The forecast for potential wildfires released October 1 by the National Interagency Fire Center projected that the potential for wildfires would shift to the south central United States over the next several months. Most of California has received more than the average amount of rain recently.
However, some mountainous areas of Southern California haven’t received much wet rain, so the forecast there is a higher-than-normal fire potential in October and November, and possibly in December. The first large-scale wet rain this fall is likely to be followed by two to three offshore wind events in Southern California.
The NIFC forecast monthly for the next four months, but in the shorter term, by the end of this week, temperatures in the western United States and Canada are expected to be 5-10°C above average for this date.
The NIFC fire probability text and maps shown here represent the cumulative projections of the ten geographic region predictive services units and the national predictive services unit. Additional graphics from other sources are included.
- Excerpts from the NIFC Narrative Report for the next four months;
- Additional monthly graphical prospects for NIFC;
- NOAA temperature and precipitation forecast;
- drought monitor;
- Keetch-Byram dehydration indicator;
- soil moisture.
“The drought continues across much of the West, with droughts widening and worsening in parts of the Northwest, Idaho, and Montana with warmer and drier than usual September. Most of California received much higher than normal rainfall for the month, and so did most northern regions. Eastern, which helped reduce drought in New England.Warmer and drier than normal conditions also occurred in much of the southern and northern plains to parts of the Southeast, Texas, and the Midwest.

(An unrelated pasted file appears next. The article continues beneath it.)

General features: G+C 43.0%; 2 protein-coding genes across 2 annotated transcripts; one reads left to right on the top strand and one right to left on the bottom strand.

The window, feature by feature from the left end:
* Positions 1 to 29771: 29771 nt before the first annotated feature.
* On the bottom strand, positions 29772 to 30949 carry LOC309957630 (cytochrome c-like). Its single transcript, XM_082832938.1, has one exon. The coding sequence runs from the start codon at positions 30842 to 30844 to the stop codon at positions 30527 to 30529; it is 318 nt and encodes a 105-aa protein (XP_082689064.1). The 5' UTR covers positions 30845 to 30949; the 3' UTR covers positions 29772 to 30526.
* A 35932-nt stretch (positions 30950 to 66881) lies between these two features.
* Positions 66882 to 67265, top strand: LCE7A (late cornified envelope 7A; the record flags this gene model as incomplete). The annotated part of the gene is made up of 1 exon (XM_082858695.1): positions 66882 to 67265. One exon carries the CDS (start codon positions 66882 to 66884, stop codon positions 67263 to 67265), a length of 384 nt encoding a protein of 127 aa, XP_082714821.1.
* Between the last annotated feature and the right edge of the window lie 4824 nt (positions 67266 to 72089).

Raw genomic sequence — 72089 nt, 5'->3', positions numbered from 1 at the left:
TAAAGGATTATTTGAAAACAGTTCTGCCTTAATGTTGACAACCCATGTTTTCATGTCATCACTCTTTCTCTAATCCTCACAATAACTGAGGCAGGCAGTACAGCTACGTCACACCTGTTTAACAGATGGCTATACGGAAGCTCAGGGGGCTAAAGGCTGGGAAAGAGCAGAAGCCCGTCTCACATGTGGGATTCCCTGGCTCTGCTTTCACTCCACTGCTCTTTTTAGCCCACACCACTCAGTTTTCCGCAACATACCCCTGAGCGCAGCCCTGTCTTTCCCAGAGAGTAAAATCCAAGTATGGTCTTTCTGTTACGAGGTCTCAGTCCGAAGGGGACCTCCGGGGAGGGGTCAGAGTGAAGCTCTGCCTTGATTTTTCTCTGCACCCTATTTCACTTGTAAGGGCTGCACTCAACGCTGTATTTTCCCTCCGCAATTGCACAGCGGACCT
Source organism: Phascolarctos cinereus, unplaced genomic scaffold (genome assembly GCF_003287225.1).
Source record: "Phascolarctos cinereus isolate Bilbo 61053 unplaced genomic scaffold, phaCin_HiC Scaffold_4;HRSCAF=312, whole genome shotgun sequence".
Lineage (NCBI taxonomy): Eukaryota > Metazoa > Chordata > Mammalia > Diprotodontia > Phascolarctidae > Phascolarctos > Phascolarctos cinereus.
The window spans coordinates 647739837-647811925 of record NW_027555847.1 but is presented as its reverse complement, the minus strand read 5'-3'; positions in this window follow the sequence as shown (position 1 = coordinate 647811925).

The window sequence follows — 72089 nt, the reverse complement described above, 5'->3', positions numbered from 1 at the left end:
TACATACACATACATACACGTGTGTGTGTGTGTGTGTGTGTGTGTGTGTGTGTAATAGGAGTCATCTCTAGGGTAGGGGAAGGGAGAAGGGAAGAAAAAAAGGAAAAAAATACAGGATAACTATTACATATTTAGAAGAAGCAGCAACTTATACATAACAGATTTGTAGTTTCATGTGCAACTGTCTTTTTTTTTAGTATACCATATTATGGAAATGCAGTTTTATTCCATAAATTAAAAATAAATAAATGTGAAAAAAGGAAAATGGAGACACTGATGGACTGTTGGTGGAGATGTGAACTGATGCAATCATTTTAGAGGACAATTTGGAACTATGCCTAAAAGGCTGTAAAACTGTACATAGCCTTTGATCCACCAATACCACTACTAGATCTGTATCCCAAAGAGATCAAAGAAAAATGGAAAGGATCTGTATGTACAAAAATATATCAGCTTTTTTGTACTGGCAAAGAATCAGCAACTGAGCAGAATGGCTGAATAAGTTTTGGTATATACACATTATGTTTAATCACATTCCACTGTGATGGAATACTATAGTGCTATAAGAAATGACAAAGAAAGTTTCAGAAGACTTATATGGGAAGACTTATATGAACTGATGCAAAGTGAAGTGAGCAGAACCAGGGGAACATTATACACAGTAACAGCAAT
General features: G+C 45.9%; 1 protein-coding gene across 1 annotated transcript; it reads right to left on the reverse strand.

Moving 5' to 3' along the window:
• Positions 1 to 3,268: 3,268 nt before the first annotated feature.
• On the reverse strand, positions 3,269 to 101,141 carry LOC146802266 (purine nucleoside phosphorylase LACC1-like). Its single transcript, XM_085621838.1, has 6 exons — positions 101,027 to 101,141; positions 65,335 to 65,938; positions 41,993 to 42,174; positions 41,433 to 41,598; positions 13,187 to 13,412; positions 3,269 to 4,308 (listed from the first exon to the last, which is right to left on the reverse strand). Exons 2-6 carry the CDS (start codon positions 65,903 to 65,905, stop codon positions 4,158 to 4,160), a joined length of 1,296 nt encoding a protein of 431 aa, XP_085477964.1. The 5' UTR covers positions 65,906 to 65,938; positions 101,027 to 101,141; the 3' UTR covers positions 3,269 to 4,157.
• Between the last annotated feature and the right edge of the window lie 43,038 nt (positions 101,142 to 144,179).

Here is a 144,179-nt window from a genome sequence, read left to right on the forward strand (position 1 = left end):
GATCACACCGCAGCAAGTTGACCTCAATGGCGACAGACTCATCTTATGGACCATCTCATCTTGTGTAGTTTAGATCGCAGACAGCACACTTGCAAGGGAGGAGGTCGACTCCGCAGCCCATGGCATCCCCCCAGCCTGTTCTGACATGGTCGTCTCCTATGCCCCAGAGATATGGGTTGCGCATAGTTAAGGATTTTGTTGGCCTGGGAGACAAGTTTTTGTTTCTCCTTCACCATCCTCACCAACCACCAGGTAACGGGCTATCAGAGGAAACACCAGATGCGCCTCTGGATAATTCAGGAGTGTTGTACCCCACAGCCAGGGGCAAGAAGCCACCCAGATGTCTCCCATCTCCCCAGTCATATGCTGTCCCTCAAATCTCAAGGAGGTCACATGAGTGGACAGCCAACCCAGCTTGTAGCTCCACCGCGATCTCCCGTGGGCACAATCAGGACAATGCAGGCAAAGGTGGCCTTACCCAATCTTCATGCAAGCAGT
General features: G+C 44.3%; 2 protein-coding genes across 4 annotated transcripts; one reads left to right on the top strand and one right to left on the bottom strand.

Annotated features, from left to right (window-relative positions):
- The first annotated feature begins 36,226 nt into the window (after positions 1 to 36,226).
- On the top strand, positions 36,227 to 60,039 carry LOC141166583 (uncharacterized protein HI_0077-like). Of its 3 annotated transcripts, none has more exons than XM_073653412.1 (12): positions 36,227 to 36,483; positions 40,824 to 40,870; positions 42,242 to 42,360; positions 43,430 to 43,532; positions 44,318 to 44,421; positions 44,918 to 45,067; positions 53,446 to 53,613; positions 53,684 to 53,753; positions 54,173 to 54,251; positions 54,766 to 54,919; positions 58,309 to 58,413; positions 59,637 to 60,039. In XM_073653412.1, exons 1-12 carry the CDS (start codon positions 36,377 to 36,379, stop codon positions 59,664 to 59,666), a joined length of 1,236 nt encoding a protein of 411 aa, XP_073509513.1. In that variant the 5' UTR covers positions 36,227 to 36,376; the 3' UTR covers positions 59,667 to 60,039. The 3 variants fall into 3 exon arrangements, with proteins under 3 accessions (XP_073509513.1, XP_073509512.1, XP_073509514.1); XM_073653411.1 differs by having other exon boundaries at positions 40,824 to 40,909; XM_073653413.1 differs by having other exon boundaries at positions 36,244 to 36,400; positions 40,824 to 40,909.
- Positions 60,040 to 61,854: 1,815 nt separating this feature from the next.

Near-normal temperatures and near-precipitation will likely be higher than normal for parts of the Pacific Northwest and the Northern Rockies through early winter. Precipitation is expected near normal for the rest of the west across the southern and central plains to the Gulf Coast and southeast, excluding any tropical cyclones that fall on the Gulf and Atlantic coasts. Near above-normal temperatures and near-average precipitation are expected to occur in the Midwest, across the mid-Atlantic and the Northeast.
“Significant above-normal potential is expected in much of Oklahoma, Texas, the Lower Mississippi Valley and the Middle Gulf Coast through December. Potential is likely to be above normal in much of the Mississippi Valley in October and western Ohio Valley through the Ozarks through November The southern region is expected to return to normal with the possibility of a major fire outbreak during January.
“The transverse and peninsular ranges from southern California to the coast, the areas exposed to the Santa Ana winds, will have significant above-normal potential from October to November, before returning to normal potential in December. The Hawaiian Islands will continue to have higher-than-normal potential, especially aspects of Lee, until November before returning to normal potential in December. All of the United States is expected to have a near-normal major fire potential during January.”